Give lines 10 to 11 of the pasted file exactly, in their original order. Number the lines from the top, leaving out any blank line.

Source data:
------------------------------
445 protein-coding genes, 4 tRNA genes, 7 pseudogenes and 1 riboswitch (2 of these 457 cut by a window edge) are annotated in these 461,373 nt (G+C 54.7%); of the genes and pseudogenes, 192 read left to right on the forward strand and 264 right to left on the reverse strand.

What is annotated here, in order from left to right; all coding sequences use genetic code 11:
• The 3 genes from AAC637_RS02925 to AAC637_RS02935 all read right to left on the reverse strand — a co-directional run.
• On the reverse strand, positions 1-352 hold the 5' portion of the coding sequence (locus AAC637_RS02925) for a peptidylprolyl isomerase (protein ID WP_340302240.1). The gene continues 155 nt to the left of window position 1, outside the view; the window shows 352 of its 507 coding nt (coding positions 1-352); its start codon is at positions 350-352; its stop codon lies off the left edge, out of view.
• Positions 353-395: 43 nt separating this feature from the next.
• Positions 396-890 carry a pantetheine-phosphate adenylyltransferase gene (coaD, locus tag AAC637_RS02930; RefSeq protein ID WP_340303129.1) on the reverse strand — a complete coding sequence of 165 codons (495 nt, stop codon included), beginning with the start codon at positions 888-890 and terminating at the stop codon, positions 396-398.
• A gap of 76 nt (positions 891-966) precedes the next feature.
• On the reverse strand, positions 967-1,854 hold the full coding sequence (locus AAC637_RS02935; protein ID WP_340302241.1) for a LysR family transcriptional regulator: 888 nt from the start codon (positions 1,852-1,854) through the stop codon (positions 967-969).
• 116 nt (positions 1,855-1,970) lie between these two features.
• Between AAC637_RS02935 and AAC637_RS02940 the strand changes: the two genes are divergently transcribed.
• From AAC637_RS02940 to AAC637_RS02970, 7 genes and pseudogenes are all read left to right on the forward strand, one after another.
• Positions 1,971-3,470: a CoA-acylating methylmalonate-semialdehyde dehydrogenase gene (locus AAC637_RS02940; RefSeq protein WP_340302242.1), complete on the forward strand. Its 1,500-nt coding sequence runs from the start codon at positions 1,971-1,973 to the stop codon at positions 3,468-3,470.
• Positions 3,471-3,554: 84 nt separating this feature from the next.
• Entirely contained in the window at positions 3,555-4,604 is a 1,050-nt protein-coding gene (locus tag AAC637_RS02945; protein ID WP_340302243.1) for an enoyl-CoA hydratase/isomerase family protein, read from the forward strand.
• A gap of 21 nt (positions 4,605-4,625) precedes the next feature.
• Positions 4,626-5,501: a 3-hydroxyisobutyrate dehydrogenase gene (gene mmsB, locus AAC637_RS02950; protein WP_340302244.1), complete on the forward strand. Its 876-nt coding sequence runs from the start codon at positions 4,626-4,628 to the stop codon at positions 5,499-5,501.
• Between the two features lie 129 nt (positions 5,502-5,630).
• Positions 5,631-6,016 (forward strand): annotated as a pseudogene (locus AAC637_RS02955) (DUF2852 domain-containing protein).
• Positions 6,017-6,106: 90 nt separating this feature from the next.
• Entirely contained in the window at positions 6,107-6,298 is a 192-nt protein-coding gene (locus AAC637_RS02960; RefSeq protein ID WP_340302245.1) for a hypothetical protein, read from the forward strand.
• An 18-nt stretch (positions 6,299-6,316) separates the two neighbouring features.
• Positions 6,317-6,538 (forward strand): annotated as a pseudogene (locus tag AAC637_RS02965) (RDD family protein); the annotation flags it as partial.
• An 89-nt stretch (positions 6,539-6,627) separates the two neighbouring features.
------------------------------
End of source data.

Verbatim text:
• Between AAC637_RS02935 and AAC637_RS02940 the strand changes: the two genes are divergently transcribed.
• From AAC637_RS02940 to AAC637_RS02970, 7 genes and pseudogenes are all read left to right on the forward strand, one after another.